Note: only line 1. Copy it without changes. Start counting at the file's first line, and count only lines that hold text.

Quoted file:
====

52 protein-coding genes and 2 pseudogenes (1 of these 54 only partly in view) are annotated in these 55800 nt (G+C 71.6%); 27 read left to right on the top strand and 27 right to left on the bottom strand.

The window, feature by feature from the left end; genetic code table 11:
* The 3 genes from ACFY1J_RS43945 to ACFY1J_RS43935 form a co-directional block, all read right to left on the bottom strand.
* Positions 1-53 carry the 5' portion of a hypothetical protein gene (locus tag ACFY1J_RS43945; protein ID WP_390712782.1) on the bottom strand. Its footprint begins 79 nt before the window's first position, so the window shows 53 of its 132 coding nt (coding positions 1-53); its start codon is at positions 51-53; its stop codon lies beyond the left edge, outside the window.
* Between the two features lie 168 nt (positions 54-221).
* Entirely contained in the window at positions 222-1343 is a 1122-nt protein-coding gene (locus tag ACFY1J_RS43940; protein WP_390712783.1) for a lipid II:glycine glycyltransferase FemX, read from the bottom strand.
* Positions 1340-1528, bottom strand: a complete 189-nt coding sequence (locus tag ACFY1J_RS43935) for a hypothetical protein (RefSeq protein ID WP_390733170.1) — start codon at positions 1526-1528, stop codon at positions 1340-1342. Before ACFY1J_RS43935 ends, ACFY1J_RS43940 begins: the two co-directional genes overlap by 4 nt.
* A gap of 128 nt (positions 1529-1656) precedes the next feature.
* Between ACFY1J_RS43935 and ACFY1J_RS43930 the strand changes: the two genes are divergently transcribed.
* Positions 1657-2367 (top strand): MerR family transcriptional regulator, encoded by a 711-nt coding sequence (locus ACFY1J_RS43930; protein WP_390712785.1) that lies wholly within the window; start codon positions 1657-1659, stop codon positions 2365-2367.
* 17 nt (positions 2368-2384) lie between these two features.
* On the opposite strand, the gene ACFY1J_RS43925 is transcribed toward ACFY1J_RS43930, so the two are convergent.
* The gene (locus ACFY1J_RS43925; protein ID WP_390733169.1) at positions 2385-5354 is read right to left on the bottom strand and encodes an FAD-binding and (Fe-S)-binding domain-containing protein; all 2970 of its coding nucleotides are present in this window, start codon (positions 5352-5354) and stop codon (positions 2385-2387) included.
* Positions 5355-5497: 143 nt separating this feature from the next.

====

52 protein-coding genes and 2 pseudogenes (1 of these 54 only partly in view) are annotated in these 55800 nt (G+C 71.6%); 27 read left to right on the top strand and 27 right to left on the bottom strand.